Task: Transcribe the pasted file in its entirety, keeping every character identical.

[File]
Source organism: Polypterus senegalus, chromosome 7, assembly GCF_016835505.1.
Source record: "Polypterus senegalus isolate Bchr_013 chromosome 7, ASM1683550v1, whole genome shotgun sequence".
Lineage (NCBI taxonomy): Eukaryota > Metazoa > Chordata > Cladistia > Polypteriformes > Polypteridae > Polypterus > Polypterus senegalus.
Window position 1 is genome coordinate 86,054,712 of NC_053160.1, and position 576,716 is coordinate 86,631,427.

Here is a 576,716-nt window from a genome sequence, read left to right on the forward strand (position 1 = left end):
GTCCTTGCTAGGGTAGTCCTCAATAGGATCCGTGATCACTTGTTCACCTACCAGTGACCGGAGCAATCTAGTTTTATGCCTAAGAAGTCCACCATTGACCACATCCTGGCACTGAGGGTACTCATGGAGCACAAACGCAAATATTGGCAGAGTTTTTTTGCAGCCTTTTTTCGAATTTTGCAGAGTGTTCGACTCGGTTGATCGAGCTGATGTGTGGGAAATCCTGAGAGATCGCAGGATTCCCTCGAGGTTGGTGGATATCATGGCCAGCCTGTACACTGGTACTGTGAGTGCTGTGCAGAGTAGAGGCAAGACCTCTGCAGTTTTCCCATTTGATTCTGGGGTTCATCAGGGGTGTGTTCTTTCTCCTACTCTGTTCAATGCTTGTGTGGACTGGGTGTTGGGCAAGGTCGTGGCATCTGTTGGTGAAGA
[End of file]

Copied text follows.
Source organism: Polypterus senegalus, chromosome 7, assembly GCF_016835505.1.
Source record: "Polypterus senegalus isolate Bchr_013 chromosome 7, ASM1683550v1, whole genome shotgun sequence".
Lineage (NCBI taxonomy): Eukaryota > Metazoa > Chordata > Cladistia > Polypteriformes > Polypteridae > Polypterus > Polypterus senegalus.
Window position 1 is genome coordinate 86,054,712 of NC_053160.1, and position 576,716 is coordinate 86,631,427.

Here is a 576,716-nt window from a genome sequence, read left to right on the forward strand (position 1 = left end):
GTCCTTGCTAGGGTAGTCCTCAATAGGATCCGTGATCACTTGTTCACCTACCAGTGACCGGAGCAATCTAGTTTTATGCCTAAGAAGTCCACCATTGACCACATCCTGGCACTGAGGGTACTCATGGAGCACAAACGCAAATATTGGCAGAGTTTTTTTGCAGCCTTTTTTCGAATTTTGCAGAGTGTTCGACTCGGTTGATCGAGCTGATGTGTGGGAAATCCTGAGAGATCGCAGGATTCCCTCGAGGTTGGTGGATATCATGGCCAGCCTGTACACTGGTACTGTGAGTGCTGTGCAGAGTAGAGGCAAGACCTCTGCAGTTTTCCCATTTGATTCTGGGGTTCATCAGGGGTGTGTTCTTTCTCCTACTCTGTTCAATGCTTGTGTGGACTGGGTGTTGGGCAAGGTCGTGGCATCTGTTGGTGAAGA